It’s difficult to compare the study for The Fallen Butler to the grand painting that followed because they aren’t located near each other in the exhibition. They aren’t even on the same floor in The Phillips Collection. Two rooms of Condo’s drawings and sketches are effectively displayed on the ground floor, but visitors then must consult a map, climb a flight of stairs, and walk past other exhibitions to find six of Condo’s large paintings shoehorned into a small claustrophobic room next to the restrooms. The inclusion of the paintings seems like an afterthought in the bifurcated exhibition or a strange curatorial decision to downplay the paintings because the exhibition’s theme focuses on Condo’s drawings.


The Fallen Butler

The Fallen Butler is worth seeing despite the location. The painting, on loan from the Museum of Modern Art, bears only a passing resemblance to the study as it transforms from a comical over-the-top scene toward a more vivid, subtle abstraction. The butler, or part of him, is still visible hoisting a large green bottle, but most of the maid has disappeared into the jumbled background except for a disjointed head with glaring eyes perched atop an elongated neck. Other small floating faces peek out from a patchwork quilt of colors that threatens to overwhelm the main characters. While the title references only the butler, the painting is an ensemble performance.

Another highlight is Spanish Head Composition which combines elements of painting, drawing and collage. A central figure has a scribbled Picasso-esque face on a painted body with a wide-brimmed hat and a swirling shirt with a clownish collar. He is surrounded by small portraits on paper that have been affixed to the canvas. The drawings vary in style and complexity, ranging the gamut from more representational to abstract. Some of the portraits appear to be studies for the large central figure, and the inclusion of the preparatory drawings in the final work offers a fascinating time line or view of roads not taken.


Spanish Head Composition

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Brendan L. Smith is a freelance journalist and mixed-media artist in Washington, D.C.

George Condo: The Way I Think will be on view at The Phillips Collection through June 25.  

august, 2019

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23aug - 25All DayProject P.S.

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Five dates only! August 16th, 23rd, 24th, 25th. Test/Industry night August 14th. Staggered entry times. Be sure to arrive 15 minutes prior to your scheduled entry time.

Project P.S. is a completely self-contained 45-60 minute multi-sensory experiences for a group of up to five people. Subjects needed. Join in on procedures and extractions of metaphysical kurayami with a biomechatronic sculptor to examine the hypothesis that one can obtain enlightenment. (Actualized by Mika Nakano.)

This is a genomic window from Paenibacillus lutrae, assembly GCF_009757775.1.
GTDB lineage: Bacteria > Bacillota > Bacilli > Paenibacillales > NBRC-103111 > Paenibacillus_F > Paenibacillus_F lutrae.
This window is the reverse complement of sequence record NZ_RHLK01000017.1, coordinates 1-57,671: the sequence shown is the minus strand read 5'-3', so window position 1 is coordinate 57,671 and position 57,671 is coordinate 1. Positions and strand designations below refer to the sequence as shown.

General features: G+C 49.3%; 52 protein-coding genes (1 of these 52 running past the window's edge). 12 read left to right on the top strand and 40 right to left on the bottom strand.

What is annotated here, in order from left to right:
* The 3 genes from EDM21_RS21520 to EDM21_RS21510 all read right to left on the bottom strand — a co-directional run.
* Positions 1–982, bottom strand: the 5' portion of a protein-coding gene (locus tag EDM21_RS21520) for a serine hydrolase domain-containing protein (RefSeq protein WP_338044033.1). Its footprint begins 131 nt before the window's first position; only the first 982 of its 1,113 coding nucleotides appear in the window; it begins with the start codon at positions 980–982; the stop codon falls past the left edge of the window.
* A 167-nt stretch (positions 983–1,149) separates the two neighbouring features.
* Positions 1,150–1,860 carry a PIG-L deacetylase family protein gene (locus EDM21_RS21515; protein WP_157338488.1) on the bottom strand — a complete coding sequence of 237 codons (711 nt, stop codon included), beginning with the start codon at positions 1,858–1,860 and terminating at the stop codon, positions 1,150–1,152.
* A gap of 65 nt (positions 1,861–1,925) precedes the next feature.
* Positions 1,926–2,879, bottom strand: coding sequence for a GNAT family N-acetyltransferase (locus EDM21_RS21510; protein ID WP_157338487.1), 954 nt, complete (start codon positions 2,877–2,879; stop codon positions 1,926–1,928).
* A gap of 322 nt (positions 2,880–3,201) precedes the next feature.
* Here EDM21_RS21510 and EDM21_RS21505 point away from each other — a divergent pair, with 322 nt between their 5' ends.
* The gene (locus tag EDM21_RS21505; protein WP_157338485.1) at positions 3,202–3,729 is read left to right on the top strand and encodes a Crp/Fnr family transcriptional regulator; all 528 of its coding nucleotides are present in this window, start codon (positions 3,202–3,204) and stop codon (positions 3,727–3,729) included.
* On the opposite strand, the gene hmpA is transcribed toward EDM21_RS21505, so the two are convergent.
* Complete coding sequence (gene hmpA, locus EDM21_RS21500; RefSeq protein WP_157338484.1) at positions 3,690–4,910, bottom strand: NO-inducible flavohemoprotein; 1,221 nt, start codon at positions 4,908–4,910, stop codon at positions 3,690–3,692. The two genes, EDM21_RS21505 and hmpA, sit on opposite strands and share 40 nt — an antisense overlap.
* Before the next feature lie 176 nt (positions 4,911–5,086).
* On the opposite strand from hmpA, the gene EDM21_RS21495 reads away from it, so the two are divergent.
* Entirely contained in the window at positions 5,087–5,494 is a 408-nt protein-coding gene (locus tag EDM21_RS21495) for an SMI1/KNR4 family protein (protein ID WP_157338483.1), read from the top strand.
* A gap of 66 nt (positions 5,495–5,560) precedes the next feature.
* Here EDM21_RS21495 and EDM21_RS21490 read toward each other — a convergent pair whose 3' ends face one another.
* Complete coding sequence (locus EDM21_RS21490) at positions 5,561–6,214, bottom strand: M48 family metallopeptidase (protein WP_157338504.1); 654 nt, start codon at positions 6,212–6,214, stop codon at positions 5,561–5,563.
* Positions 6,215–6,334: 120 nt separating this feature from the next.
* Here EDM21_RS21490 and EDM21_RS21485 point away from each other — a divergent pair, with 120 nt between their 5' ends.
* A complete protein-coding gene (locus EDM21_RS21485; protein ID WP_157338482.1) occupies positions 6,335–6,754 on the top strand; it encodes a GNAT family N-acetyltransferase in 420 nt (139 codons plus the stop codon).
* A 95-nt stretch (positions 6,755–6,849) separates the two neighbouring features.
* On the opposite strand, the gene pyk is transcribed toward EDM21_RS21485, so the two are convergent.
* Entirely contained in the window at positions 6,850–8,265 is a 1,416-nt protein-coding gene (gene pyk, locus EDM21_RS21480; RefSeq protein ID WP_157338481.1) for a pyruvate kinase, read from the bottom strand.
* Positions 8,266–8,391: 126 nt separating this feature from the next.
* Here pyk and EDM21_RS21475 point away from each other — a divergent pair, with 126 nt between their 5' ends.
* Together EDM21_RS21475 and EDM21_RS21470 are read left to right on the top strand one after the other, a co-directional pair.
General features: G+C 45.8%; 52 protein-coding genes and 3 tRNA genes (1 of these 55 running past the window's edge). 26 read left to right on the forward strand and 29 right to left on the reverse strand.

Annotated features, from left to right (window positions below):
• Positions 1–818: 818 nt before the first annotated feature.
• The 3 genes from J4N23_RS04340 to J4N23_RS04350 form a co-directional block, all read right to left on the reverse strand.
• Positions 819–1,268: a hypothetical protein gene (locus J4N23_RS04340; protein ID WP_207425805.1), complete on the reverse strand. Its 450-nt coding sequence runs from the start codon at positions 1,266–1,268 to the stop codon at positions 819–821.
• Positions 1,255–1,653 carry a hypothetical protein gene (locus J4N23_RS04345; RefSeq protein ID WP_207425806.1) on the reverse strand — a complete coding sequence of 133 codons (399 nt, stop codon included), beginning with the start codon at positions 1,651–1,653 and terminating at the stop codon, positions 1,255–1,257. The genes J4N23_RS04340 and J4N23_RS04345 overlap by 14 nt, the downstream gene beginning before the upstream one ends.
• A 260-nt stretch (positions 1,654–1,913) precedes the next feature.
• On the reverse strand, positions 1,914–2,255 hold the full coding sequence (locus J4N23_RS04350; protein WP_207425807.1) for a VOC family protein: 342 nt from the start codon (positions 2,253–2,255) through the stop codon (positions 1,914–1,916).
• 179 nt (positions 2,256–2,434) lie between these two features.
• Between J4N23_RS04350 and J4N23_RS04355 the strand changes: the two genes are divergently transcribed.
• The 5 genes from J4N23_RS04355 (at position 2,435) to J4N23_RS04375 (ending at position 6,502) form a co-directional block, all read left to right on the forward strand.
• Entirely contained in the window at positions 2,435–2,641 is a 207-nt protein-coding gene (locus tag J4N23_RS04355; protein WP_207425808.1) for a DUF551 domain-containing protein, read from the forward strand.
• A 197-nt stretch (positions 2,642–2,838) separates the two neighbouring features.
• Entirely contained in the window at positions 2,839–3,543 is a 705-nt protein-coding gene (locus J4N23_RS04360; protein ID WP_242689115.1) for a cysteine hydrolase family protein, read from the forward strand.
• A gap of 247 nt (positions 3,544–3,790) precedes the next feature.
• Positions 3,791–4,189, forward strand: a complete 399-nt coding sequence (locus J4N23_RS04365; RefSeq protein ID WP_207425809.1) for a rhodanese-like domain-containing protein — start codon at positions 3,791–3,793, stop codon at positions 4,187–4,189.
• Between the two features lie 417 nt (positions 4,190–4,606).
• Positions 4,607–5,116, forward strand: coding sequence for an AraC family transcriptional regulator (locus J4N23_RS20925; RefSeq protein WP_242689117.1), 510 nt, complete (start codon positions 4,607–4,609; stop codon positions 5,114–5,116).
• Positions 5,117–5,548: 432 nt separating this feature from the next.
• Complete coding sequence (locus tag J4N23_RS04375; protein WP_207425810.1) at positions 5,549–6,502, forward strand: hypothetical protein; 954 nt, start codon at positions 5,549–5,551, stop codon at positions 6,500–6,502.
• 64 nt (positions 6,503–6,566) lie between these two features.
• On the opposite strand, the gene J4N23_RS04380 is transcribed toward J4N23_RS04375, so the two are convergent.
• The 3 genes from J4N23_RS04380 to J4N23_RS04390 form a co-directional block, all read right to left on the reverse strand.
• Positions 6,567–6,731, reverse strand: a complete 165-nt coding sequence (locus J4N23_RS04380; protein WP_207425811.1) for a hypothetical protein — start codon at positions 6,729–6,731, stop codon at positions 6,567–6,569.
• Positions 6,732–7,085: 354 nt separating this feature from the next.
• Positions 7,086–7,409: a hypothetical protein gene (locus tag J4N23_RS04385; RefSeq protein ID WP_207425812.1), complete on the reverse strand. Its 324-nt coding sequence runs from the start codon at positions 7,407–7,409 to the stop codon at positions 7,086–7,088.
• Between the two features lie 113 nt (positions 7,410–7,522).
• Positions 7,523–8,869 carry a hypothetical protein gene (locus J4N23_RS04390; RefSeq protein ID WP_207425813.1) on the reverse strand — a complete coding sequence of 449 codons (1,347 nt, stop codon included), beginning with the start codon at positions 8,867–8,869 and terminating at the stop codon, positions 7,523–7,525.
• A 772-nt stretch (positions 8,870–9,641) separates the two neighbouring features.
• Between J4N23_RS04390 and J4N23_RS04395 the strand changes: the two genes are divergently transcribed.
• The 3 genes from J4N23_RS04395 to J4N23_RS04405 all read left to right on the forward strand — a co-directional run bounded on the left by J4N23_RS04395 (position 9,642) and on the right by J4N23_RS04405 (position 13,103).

Please note: you will be required to ascend and descend at least two staircases at a relaxed pace. Plan to arrive a full fifteen minutes before your scheduled start time and to spend about an hour (or more if you choose) at The Peale. Beverages and light snacks will be available (donations appreciated). Restrooms will be accessible before and after the experience. Coat racks and safe storage for bags will also be available.

Updates and more info:
https://facebook.com/visionaryhistory/

Time

august 23 (Friday) - 25 (Sunday)

Location

The Peale Center

225 North Holliday Street, Baltimore MD 21202

25aug2:00 pm- 5:00 pmMinas Konsolas: CubiCityClosing Reception

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Join us for the closing reception of MINAS KONSOLAS: CUBICITY.

Konsolas was born in Greece and has lived in Baltimore since 1976, where he graduated from MICA. He is known for employing a variety of artistic styles and techniques, which allows his work to continually evolve. This body of work explores collage. Konsolas’ constant focus is how light interacts with color and form. This work is his attempt to express a heartfelt connection to Baltimore, his adopted hometown. By working with collage on canvas, the artist creates a warm, patchwork effect, reminiscent of a comfortable quilt. These pieces are his way of embracing the city that he loves so much.

Gallery hours are Thursday – Saturday 12:30 pm – 6:30 pm & Sunday 1:00 pm – 6:00 pm

Time

(Sunday) 2:00 pm - 5:00 pm

Location

The Alchemy of Art

1637 Eastern Ave, Baltimore MD 21231

28aug9:00 pm- 10:30 pmBaltimore Comedy FestivalOpening Ceremony

Event Details

8:00 – RECEPTION – Food, Fun and Vibes. Come and Enjoy the Motor House while DJ Dragn supplies music. Meet performing Comedians during this Opening Reception.